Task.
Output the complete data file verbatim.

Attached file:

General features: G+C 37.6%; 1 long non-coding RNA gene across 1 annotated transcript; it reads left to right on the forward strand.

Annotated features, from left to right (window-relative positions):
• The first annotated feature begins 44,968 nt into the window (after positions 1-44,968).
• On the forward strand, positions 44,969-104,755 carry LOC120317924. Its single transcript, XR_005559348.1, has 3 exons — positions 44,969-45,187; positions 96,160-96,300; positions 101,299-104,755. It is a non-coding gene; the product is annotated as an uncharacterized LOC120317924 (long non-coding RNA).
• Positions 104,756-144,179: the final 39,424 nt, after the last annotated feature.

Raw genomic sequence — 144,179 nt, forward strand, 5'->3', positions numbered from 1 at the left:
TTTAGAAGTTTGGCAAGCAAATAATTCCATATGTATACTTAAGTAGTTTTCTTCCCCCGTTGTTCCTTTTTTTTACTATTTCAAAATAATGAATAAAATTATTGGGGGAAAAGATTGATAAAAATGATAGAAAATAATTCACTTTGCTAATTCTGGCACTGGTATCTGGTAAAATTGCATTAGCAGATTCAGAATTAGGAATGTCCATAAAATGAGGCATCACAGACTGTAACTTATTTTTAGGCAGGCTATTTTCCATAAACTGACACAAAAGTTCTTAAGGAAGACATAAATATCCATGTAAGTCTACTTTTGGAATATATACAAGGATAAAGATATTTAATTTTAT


General features: G+C 37.6%; 1 long non-coding RNA gene across 1 annotated transcript; it reads left to right on the forward strand.

Annotated features, from left to right (window-relative positions):
• The first annotated feature begins 44,968 nt into the window (after positions 1-44,968).
• On the forward strand, positions 44,969-104,755 carry LOC120317924. Its single transcript, XR_005559348.1, has 3 exons — positions 44,969-45,187; positions 96,160-96,300; positions 101,299-104,755. It is a non-coding gene; the product is annotated as an uncharacterized LOC120317924 (long non-coding RNA).
• Positions 104,756-144,179: the final 39,424 nt, after the last annotated feature.

Raw genomic sequence — 144,179 nt, forward strand, 5'->3', positions numbered from 1 at the left:
TTTAGAAGTTTGGCAAGCAAATAATTCCATATGTATACTTAAGTAGTTTTCTTCCCCCGTTGTTCCTTTTTTTTACTATTTCAAAATAATGAATAAAATTATTGGGGGAAAAGATTGATAAAAATGATAGAAAATAATTCACTTTGCTAATTCTGGCACTGGTATCTGGTAAAATTGCATTAGCAGATTCAGAATTAGGAATGTCCATAAAATGAGGCATCACAGACTGTAACTTATTTTTAGGCAGGCTATTTTCCATAAACTGACACAAAAGTTCTTAAGGAAGACATAAATATCCATGTAAGTCTACTTTTGGAATATATACAAGGATAAAGATATTTAATTTTAT